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How and why does category learning cause categorical perception?

How and why does category learning cause categorical perception?
How and why does category learning cause categorical perception?
Learning to categorize requires distinguishing category members from non-members by detecting the features that covary with membership. Human subjects were trained to sort visual textures into two categories by trial and error with corrective feedback. Difficulty levels were increased by decreasing the proportion of covariant features. Pairwise similarity judgments were tested before and after category learning. Three effects were observed: (1) The lower the proportion of covariant features, the more trials it took to learn the category and the fewer the subjects who succeeded in learning it. After training, (2) perceived pairwise similarity decreased between categories and, to a lesser extent, (3) increased within categories, at all levels of difficulty, but only for successful learners. This perceived between-category separation and within-category compression is called categorical perception (CP). A very simple neural network model for category learning using uniform binary (0/1) features showed similar CP effects. We hypothesize that CP occurs because learning to selectively detect covariant features and ignore non-covariant features reduces the dimensionality of perceived similarity space. In addition to (1) – (3), the nets showed (4) a strong negative correlation between the proportion of covariant features and the size of the CP effect. This correlation was not evident in the human subjects, probably because, unlike the formal binary features of the input to the nets, which were all uniform, the visual features of the human inputs varied in difficulty.
categorical perception, category learning, neural network modelling, dimensionality reduction
0889-3667
Perez-Gay, Fernanda
f0c9d458-73f6-49e7-8300-2368a85f0220
Christian, Thèriault
e5dfac75-c0f0-460b-b4ea-7819e151ca7f
Gregory, Madeline
0bc3e42c-6ba2-4902-b2de-f78f663f5b3a
Sabri, Hisham
a6f0ae9b-ffed-41d0-af1b-887f8e484125
Harnad, Stevan
442ee520-71a1-4283-8e01-106693487d8b
Rivas, Daniel
be9748c1-e5a6-4986-8fbe-ffa10e110b09
Perez-Gay, Fernanda
f0c9d458-73f6-49e7-8300-2368a85f0220
Christian, Thèriault
e5dfac75-c0f0-460b-b4ea-7819e151ca7f
Gregory, Madeline
0bc3e42c-6ba2-4902-b2de-f78f663f5b3a
Sabri, Hisham
a6f0ae9b-ffed-41d0-af1b-887f8e484125
Harnad, Stevan
442ee520-71a1-4283-8e01-106693487d8b
Rivas, Daniel
be9748c1-e5a6-4986-8fbe-ffa10e110b09

Perez-Gay, Fernanda, Christian, Thèriault, Gregory, Madeline, Sabri, Hisham, Harnad, Stevan and Rivas, Daniel (2017) How and why does category learning cause categorical perception? International Journal of Comparative Psychology, 30.

Record type: Article

Abstract

Learning to categorize requires distinguishing category members from non-members by detecting the features that covary with membership. Human subjects were trained to sort visual textures into two categories by trial and error with corrective feedback. Difficulty levels were increased by decreasing the proportion of covariant features. Pairwise similarity judgments were tested before and after category learning. Three effects were observed: (1) The lower the proportion of covariant features, the more trials it took to learn the category and the fewer the subjects who succeeded in learning it. After training, (2) perceived pairwise similarity decreased between categories and, to a lesser extent, (3) increased within categories, at all levels of difficulty, but only for successful learners. This perceived between-category separation and within-category compression is called categorical perception (CP). A very simple neural network model for category learning using uniform binary (0/1) features showed similar CP effects. We hypothesize that CP occurs because learning to selectively detect covariant features and ignore non-covariant features reduces the dimensionality of perceived similarity space. In addition to (1) – (3), the nets showed (4) a strong negative correlation between the proportion of covariant features and the size of the CP effect. This correlation was not evident in the human subjects, probably because, unlike the formal binary features of the input to the nets, which were all uniform, the visual features of the human inputs varied in difficulty.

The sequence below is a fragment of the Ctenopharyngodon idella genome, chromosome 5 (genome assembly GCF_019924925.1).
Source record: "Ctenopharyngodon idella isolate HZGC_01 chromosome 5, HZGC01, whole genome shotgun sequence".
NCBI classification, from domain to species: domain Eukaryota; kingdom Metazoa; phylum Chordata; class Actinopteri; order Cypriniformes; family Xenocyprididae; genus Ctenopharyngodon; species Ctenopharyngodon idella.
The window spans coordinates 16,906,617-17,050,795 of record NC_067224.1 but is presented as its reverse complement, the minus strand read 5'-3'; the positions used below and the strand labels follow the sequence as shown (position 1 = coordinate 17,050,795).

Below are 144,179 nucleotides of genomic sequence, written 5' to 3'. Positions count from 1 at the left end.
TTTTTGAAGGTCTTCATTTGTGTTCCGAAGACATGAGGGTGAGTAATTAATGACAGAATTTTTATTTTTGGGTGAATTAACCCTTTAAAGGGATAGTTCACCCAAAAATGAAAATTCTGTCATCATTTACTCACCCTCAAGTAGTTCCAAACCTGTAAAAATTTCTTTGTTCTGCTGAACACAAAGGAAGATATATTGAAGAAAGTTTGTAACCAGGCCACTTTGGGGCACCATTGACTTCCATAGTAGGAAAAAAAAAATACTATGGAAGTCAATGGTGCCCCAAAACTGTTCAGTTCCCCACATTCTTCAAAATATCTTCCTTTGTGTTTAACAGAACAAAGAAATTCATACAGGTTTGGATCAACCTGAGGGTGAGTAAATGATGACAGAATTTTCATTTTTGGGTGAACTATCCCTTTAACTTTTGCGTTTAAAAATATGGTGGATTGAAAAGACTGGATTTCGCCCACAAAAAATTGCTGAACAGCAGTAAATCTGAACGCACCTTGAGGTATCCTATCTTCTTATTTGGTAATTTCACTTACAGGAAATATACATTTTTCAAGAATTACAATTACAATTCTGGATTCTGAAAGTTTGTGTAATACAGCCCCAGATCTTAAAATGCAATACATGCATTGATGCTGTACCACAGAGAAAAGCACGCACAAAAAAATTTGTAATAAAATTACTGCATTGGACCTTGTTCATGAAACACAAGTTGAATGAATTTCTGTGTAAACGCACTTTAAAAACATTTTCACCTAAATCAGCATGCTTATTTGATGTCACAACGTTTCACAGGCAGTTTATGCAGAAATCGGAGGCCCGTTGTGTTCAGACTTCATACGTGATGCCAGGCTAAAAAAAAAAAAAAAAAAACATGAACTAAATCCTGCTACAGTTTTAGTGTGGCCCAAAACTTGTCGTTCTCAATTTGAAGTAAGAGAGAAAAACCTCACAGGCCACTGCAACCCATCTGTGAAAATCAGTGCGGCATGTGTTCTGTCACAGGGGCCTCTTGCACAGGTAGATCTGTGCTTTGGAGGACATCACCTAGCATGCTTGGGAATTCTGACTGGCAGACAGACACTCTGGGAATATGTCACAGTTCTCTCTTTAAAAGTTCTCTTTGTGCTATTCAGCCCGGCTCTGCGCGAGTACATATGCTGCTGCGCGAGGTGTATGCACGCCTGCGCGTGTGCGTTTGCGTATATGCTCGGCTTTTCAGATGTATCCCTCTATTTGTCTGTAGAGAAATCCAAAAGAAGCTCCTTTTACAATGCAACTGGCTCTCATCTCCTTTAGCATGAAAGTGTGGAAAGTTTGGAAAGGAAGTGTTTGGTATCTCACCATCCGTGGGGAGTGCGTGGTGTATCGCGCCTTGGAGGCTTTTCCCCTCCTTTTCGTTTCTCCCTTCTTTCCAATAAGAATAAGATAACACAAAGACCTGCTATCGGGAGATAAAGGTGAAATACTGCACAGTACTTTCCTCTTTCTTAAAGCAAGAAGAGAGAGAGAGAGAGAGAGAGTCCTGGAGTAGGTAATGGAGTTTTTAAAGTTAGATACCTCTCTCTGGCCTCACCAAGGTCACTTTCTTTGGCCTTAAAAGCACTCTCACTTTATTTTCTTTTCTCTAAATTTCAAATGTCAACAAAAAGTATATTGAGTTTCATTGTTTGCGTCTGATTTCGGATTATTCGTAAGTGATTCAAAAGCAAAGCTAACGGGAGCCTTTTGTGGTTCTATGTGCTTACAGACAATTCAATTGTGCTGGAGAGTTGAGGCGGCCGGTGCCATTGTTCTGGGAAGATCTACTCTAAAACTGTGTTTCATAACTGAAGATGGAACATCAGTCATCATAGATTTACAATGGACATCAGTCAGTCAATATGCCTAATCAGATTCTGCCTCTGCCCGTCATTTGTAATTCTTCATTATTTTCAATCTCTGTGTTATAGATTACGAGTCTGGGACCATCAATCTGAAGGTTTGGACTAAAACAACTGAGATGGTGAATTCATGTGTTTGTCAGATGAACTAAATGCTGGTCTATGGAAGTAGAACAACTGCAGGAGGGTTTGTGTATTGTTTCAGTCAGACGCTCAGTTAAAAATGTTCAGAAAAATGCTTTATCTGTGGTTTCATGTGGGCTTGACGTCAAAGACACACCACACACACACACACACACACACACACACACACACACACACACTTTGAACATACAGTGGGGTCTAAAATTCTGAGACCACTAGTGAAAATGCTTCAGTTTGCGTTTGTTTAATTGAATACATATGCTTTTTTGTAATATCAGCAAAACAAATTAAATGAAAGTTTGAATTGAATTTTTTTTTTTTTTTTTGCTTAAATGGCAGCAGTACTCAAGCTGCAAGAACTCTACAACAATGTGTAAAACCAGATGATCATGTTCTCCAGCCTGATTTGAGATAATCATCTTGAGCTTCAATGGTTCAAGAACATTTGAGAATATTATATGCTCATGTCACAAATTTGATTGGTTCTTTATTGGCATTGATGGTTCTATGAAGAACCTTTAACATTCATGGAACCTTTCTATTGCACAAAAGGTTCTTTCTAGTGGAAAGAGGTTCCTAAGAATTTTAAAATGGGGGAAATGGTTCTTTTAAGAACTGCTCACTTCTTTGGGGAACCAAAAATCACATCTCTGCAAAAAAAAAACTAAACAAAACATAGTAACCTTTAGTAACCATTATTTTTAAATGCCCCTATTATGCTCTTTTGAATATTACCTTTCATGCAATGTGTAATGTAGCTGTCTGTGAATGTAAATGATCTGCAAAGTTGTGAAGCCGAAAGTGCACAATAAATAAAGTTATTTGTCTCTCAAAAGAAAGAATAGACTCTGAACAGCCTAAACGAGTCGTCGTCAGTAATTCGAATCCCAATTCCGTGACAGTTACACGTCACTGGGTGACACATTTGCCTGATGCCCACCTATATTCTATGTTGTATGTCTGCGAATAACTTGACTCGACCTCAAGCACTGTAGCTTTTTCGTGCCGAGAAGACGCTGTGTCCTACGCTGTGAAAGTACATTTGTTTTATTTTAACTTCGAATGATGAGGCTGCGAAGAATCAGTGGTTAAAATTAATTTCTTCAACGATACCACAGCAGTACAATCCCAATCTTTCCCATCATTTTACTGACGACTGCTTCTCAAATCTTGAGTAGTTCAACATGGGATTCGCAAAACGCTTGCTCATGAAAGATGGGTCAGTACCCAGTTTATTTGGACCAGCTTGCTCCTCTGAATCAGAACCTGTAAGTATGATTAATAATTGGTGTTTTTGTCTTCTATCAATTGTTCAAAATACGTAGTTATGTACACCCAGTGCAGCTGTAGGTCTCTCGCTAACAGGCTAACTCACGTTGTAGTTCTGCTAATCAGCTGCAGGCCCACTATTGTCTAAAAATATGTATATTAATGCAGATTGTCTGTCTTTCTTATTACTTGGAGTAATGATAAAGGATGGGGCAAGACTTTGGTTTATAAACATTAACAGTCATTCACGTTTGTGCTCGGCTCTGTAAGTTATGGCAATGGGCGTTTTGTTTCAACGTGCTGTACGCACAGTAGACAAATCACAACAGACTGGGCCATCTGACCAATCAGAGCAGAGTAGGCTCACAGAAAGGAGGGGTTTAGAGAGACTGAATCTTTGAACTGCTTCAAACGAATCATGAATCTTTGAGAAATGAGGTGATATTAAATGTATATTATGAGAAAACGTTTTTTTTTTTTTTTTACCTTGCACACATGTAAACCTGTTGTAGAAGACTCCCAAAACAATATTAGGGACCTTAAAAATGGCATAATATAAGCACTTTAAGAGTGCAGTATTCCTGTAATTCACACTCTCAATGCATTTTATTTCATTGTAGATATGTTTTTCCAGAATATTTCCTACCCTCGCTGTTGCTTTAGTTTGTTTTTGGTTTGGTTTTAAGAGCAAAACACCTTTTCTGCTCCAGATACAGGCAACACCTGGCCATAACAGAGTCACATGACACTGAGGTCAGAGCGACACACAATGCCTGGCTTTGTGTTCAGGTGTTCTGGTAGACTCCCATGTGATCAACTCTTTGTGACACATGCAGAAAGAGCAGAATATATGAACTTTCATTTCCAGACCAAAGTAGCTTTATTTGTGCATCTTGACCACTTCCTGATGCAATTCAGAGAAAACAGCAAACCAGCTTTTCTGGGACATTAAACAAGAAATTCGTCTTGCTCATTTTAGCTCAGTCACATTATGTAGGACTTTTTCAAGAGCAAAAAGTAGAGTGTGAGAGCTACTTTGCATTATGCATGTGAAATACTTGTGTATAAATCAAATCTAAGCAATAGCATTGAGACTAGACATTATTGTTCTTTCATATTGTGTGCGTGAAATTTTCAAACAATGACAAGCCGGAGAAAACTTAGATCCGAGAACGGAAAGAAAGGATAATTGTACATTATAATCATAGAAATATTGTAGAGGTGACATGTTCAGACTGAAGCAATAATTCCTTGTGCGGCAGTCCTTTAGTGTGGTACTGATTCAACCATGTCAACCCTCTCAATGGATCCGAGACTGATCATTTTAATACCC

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More information

Accepted/In Press date: 14 May 2017
Published date: 2017
Keywords: categorical perception, category learning, neural network modelling, dimensionality reduction

Identifiers

Local EPrints ID: 413622
URI: https://eprints.soton.ac.uk/id/eprint/413622
ISSN: 0889-3667
PURE UUID: 870e5ce0-c01b-4498-8c76-ed2bb7c835ac
ORCID for Stevan Harnad: ORCID iD orcid.org/0000-0001-6153-1129

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Date deposited: 30 Aug 2017 16:31
Last modified: 06 Oct 2018 00:39

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